I'm unbothered by the personal attacks. I understand that some folks are like that, and it is what it is.

    There is tons of scientific information and study, on any number of bodybuilding boards about using insulin, AAS, and so on. All that science is used daily by millions, without serious consequence.

    Statins, NSAIDS, ACE inhibs, are all very much more unhealthy than a bit of extra testosterone (not toxic at virtually any level), going anabolic on some insulin.

    If a person is truly interested in what they put into their bodies, and I'd like to think someone asking the question is, they need to take days, hours, months, and even years in the study of it. Apples to apples, and oranges to oranges, is the best comparison. Any good bodybuilding board will have study after study listed, or you can find them by simply googling. Watching Real Sports Episode 99 is a good starter.

    With regard to diabetic coma, one would have to take upwards of 3 to 8 cc (nearly the whole jug, to induce that state). To spread such nonsense is crazy. As little as 4 grams of sugar (glucose tabs) and bring blood glucose up enough to prevent shakes, etc. Most diabetic folks, or muscleheads, using insulin rarely do over 10IU (that's 1/10 of 1 cc). Making unqualified statements is very unbecoming.

    My belief is not that everyone should be on anti-aging, but, that they should be availed of the fact that they don't have to feel like crap, be weak, die of stupid diseases, get Alheizmer's or Parkinson's. Those diseases are easily preventable in an anti-aging regimen. Weekly, I speak to folks in the gym who've had a renewed lifestyle and health because of good anti-aging medicine. And...there are the studies to back it up. There are NO, that's ZERO, studies that point to increased mortality on those in an anti-aging regimen. And...that's in 60 years of study, by the military and by the AMA.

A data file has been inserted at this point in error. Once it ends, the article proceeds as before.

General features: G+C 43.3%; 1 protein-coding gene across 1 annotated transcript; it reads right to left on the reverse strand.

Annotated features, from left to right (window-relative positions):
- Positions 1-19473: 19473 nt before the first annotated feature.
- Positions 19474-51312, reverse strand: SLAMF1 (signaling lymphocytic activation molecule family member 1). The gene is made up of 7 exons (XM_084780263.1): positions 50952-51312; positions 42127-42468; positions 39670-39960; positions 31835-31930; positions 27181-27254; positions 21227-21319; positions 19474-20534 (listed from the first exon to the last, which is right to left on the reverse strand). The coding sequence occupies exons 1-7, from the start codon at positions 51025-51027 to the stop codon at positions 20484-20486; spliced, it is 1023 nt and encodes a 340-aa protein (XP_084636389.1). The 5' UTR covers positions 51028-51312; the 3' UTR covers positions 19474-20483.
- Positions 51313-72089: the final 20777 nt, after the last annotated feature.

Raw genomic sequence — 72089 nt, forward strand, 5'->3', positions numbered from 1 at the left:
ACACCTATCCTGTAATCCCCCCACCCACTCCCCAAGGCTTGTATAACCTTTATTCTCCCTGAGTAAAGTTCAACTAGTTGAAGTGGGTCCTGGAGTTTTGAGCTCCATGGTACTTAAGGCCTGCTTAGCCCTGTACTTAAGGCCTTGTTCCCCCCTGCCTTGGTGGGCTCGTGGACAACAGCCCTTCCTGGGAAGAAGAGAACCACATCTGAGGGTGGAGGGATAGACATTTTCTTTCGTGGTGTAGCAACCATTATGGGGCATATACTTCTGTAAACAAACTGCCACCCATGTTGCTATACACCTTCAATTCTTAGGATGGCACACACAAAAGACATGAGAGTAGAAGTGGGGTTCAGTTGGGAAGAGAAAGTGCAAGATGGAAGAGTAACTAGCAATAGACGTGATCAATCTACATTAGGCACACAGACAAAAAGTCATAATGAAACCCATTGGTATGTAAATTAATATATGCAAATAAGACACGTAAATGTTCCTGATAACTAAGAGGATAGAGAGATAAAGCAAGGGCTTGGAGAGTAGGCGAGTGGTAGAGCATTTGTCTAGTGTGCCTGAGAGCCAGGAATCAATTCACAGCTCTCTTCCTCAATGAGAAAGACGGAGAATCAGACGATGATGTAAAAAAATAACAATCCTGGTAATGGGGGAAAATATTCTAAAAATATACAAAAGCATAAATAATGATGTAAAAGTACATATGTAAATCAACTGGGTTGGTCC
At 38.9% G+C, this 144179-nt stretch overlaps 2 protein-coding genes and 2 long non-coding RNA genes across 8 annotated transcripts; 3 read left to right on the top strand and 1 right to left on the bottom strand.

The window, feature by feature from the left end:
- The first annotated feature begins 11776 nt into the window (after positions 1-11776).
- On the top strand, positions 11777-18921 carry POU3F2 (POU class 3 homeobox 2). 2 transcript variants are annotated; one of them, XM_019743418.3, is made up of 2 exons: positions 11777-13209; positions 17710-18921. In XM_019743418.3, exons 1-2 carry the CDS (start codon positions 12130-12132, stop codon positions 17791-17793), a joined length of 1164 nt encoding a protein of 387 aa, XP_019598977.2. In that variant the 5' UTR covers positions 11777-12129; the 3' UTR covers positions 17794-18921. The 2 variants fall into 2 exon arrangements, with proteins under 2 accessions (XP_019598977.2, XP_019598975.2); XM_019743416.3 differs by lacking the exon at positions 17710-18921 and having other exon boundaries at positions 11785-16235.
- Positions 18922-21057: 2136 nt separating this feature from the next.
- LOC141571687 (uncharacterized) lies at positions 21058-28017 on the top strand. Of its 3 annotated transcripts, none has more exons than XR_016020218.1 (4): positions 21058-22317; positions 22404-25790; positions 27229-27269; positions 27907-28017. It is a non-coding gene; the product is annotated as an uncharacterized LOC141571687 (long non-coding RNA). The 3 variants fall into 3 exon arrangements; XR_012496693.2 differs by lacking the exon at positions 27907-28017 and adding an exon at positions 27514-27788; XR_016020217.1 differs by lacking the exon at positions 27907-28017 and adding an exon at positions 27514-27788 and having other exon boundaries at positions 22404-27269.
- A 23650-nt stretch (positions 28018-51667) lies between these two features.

It's my strongly held belief that at some point truth prevails, in disregard of any misinformation campaigns. "Reefer Madness" is considered laughable by most folks these days. (The truth prevailed, despite a misinformation campaign.) "Reefer Madness" was, at best, poor entertainment.

    At the core, most people are lazy, undisciplined, and weak-minded. In this case, there was an unqualified statement made, which I rebutted with a published survey done right here at UNT. That hardly constitutes an endorsement. Anyone can go searching on The Internet for truth. Many folks, however, are just plain lazy.

    With regard to saving lives, everyone knows the number one killer: fat people. The DHS says that roughly 6.5 MILLION folks die prematurely, annually, because of diseases of obesity.

    Tonight, at the gym, I spent quite a bit of time visit with an ER doctor, that has a practice just up the road from where I live. He said, "Chuck, I bet your numbers are near perfect aren't they?" I said, "Yep, 'cept for my cholesterol being a bit on the low side." He said, "don't worry about it. You're amazing at 47."

    As someone who grew up as the son of a livestock grower, and as someone who used to buy AAS over the counter (you still can buy AAS over the counter for livestock), and as someone who literally knows hundreds of high level athletes, at many ages, and as someone who has been in studies, and as someone who studies himself, and just about everything around him, I know the truth about many things. It's a tragedy to see some nut spouting off what are clearly untruths.

    I hope, that...the reader is smart enough to research stuff, in depth, for themselves. It's all out there for the reading.

    Every time the anti performance folks get on their pulpit, it's funny. Lyle Alzedo: American Cancer Society said "(his) brain cancer no more came from AAS than little green apples make babies. Chris Benoit's Dad on Larry King, "Chris got dinged on the head one to many times. It wasn't (AAS).) And so on, time and again. Now, they (was is the DEA or some org..I forget)just found out DHEA lowers test levels.

    The point being: life is hazardous. Being fat, taking tylenol, or smoking a cig is way more dangerous than being in great shape and being on an anti-aging routine. Most medical doctors will concur, off record, about it, the end of the day. What I stick, or someone else...sticks in their ass, should not be a legal matter.

    What should be a legal matter is when you endanger the public, steal, lie, and so on.